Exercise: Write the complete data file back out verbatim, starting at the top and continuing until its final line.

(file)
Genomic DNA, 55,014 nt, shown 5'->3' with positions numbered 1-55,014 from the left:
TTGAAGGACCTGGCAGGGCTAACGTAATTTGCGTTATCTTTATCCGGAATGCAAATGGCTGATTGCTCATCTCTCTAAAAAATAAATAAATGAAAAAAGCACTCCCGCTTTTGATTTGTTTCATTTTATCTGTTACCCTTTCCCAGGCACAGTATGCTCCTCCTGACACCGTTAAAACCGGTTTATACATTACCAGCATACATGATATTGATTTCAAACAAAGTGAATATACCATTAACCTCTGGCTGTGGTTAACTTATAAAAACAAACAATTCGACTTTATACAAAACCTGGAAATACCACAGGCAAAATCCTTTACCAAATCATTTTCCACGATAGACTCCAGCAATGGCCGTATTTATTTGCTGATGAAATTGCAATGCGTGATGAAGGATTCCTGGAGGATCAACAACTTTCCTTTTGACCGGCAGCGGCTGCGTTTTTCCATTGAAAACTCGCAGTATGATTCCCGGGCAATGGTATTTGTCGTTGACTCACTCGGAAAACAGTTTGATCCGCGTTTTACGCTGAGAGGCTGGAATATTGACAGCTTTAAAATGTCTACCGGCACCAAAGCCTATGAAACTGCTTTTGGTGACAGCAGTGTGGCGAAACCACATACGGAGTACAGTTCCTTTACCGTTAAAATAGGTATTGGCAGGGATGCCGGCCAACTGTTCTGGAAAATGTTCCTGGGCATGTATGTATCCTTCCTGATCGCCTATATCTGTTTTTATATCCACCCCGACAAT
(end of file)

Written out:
Genomic DNA, 55,014 nt, shown 5'->3' with positions numbered 1-55,014 from the left:
TTGAAGGACCTGGCAGGGCTAACGTAATTTGCGTTATCTTTATCCGGAATGCAAATGGCTGATTGCTCATCTCTCTAAAAAATAAATAAATGAAAAAAGCACTCCCGCTTTTGATTTGTTTCATTTTATCTGTTACCCTTTCCCAGGCACAGTATGCTCCTCCTGACACCGTTAAAACCGGTTTATACATTACCAGCATACATGATATTGATTTCAAACAAAGTGAATATACCATTAACCTCTGGCTGTGGTTAACTTATAAAAACAAACAATTCGACTTTATACAAAACCTGGAAATACCACAGGCAAAATCCTTTACCAAATCATTTTCCACGATAGACTCCAGCAATGGCCGTATTTATTTGCTGATGAAATTGCAATGCGTGATGAAGGATTCCTGGAGGATCAACAACTTTCCTTTTGACCGGCAGCGGCTGCGTTTTTCCATTGAAAACTCGCAGTATGATTCCCGGGCAATGGTATTTGTCGTTGACTCACTCGGAAAACAGTTTGATCCGCGTTTTACGCTGAGAGGCTGGAATATTGACAGCTTTAAAATGTCTACCGGCACCAAAGCCTATGAAACTGCTTTTGGTGACAGCAGTGTGGCGAAACCACATACGGAGTACAGTTCCTTTACCGTTAAAATAGGTATTGGCAGGGATGCCGGCCAACTGTTCTGGAAAATGTTCCTGGGCATGTATGTATCCTTCCTGATCGCCTATATCTGTTTTTATATCCACCCCGACAAT